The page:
Offertory Catechesis

Teachings on the offertory

In the Apostolic Exhortation Sacramentum Caritatis, the Holy Father Pope Emeritus Benedict XVI affirmed that the presentation of the gifts at the offertory ought “not to be viewed simply as a kind of ‘interval’ between the liturgy of the word and the liturgy of the Eucharist. . . . It enables us to appreciate how God invites man to participate in bringing to fulfilment his handiwork, and in so doing, gives human labour its authentic meaning, since through the celebration of the Eucharist, it is united to the redemptive sacrifice of Christ” (Sacramentum Caritatis, §47).

At every Sunday Mass, after the Prayer of the Faithful, a money-offering collection is taken by the ushers. The Catechism provides guidance on how worshipers are to appreciate their participation in this money-offering collection:

From the very beginning Christians have brought, along with
the bread and wine for the Eucharist, gifts to share with those
in need. This custom of the collection, ever appropriate, is
inspired by the example of Christ who became poor to make
us rich [Cf. 1 Cor 16:1; 2 Cor 8:9]:

Those who are well off, and who are also willing,
give as each chooses. What is gathered is given
to him who presides to assist orphans and widows,
those whom illness or any other cause has deprived
of resources, prisoners, immigrants and in a word,
all who are in need [St. Justin, Apol. 1, 67: PG 6, 429.]. (CCC §1351)[1]

Inclusion of children’s offertory gifts

St. Augustine’s Church in the Archdiocese of Moncton, New Brunswick, Canada has taken the custom of the collection and presentation of the offertory gifts to heart. At St. Augustine’s Church there is a unique practice that involves the collection of food offerings from the young children of the parish after every offertory procession. After accepting and placing the bread and wine on the altar, the celebrant joins the altar servers with their empty baskets at the altar steps to greet the children and receive their food offerings. Children emerge from everywhere in the church with their bags of food offerings. Children as young as 2½ to 3 years of age participate, accompanied by an older sibling or parent. They enjoy the greetings and appreciations expressed by the altar servers and the celebrant. Over time, what is most edifying is seeing the 2½- to 3-year-olds becoming the accompanying siblings of their younger sisters and brothers. Also, by now, they will have been or are being catechized about the meaning and significance of the offertory that they have been a part of for so long.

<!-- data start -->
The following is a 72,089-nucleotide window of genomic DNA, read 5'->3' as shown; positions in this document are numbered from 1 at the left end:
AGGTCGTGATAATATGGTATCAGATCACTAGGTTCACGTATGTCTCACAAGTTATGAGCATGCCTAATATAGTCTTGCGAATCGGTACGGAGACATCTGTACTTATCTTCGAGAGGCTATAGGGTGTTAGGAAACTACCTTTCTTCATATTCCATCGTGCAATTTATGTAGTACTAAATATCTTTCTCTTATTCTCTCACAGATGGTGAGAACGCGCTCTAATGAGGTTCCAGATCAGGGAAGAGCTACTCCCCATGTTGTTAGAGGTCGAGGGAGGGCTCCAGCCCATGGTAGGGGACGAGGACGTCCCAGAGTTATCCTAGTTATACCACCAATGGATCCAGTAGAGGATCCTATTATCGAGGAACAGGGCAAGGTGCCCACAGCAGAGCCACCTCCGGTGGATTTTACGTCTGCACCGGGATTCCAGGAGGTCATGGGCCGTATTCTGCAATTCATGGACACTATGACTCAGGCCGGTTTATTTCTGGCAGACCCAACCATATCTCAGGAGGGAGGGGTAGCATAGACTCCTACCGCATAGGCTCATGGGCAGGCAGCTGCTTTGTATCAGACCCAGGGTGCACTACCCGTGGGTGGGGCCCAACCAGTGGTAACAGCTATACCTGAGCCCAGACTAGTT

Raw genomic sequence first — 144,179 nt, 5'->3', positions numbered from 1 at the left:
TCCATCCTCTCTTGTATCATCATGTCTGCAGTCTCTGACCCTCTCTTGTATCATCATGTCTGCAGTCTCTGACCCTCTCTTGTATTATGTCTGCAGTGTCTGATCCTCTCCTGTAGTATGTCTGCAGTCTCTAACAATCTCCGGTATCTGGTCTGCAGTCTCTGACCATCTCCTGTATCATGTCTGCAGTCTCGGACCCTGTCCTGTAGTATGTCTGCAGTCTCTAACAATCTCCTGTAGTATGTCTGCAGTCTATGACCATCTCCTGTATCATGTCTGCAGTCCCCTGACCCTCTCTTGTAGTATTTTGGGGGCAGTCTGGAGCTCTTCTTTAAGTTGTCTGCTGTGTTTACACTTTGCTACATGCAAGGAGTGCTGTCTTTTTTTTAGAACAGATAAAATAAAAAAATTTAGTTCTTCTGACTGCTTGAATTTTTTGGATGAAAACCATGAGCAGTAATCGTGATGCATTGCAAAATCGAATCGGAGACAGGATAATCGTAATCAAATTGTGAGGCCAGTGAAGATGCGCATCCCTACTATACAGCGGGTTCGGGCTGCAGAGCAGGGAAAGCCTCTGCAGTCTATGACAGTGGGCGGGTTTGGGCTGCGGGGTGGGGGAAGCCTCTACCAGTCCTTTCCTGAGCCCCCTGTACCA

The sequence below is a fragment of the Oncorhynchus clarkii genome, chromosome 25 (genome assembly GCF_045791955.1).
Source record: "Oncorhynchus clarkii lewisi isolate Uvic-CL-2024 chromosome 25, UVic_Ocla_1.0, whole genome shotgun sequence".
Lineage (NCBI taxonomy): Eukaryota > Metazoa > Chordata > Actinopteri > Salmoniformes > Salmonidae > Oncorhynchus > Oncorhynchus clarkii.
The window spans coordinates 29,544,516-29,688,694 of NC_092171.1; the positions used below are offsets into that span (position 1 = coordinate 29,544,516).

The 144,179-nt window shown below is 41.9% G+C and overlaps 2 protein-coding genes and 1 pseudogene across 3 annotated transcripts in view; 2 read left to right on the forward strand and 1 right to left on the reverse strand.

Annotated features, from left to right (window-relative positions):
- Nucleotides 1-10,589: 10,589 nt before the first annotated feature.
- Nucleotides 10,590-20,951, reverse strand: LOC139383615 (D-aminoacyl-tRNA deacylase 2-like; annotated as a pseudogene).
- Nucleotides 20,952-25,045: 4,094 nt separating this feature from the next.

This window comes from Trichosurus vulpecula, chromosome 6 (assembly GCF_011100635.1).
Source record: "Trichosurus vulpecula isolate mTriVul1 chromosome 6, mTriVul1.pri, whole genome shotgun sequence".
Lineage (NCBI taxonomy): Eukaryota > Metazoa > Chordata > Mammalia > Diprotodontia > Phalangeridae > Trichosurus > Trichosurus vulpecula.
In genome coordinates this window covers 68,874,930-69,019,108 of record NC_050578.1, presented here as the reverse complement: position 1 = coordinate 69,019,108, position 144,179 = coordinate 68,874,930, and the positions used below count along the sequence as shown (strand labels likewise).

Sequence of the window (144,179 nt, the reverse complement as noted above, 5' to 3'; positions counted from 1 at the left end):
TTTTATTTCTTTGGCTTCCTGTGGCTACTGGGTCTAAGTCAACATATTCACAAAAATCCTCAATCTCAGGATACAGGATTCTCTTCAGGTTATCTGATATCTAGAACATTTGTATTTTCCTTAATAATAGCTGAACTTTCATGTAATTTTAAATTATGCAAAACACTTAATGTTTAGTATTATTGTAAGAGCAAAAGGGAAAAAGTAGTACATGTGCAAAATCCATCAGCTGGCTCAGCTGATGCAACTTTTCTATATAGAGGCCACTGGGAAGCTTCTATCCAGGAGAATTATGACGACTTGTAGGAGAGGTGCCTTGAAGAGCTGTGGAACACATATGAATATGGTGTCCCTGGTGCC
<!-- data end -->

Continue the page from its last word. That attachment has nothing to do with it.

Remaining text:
Worshipers also learned how important participating in the food offering can be from a child who was visiting the church with her family. She came forward with the other children and began weeping because she had no food offering. She was consoled by the celebrant who alerted the congregation of her sorrow at not having an offering. The very next Sunday, the visiting parents of this same child made certain that she had a food offering for Mass. In this instance it was likely the child who encouraged the parents to let her participate. On other occasions parents initiate participation by providing the food offering and encouraging or accompanying the child to the altar at the offertory. Clearly, the children’s food-offering collection depends upon and is made possible through the commitment and collaboration of families.

Children’s catechesis and offertory gifts

During their catechesis, the children learn that the food offerings they make are for needy families and for the Ray of Hope Needy Kitchen, which is a ministry of the Knights of Columbus in the parish. Noted liturgist Gilbert Ostdiek would likely describe this as a context where, for these children, the “liturgy with its formative power is a ‘first catechesis,’ while the systematic reflection on that experience . . . under the guidance of a catechist is ‘second catechesis’.”[2] The children’s participation in this food offering at Mass and the subsequent catechesis provides support for the notion of the liturgy as an initial “place for catechizing the People of God”[3] and in this instance as “a school in which we learn the habits of a Christian heart.”[4]

Featured Photo: Catholic Diocese of Saginaw; CC-BY-ND-2.0.

[1] cf. Congregation for Divine Worship and the Discipline of the Sacrament, Redemptionis Sacramentum (2004), §70.

[2] Gilbert Ostdiek, “Catechesis, Liturgical” in The New Dictionary of Sacramental Worship, ed. P. E. Fink (Collegeville: The Liturgical Press, 1990), 169; cf. Gilbert Ostdiek, “Liturgy as Catechesis for Life” in Liturgical Ministry 7 (Spring 1998), 78.

[3] Catechism of the Catholic Church, 1074.

[4] Ostdiek, “Liturgy as Catechesis for Life,” 79.


Robert B. Williams

Robert B. Williams is a psychologist with an interest in catechesis and spiritual care. His areas of reflection are the role of memory on catechesis and the role of catechesis on life-span development.

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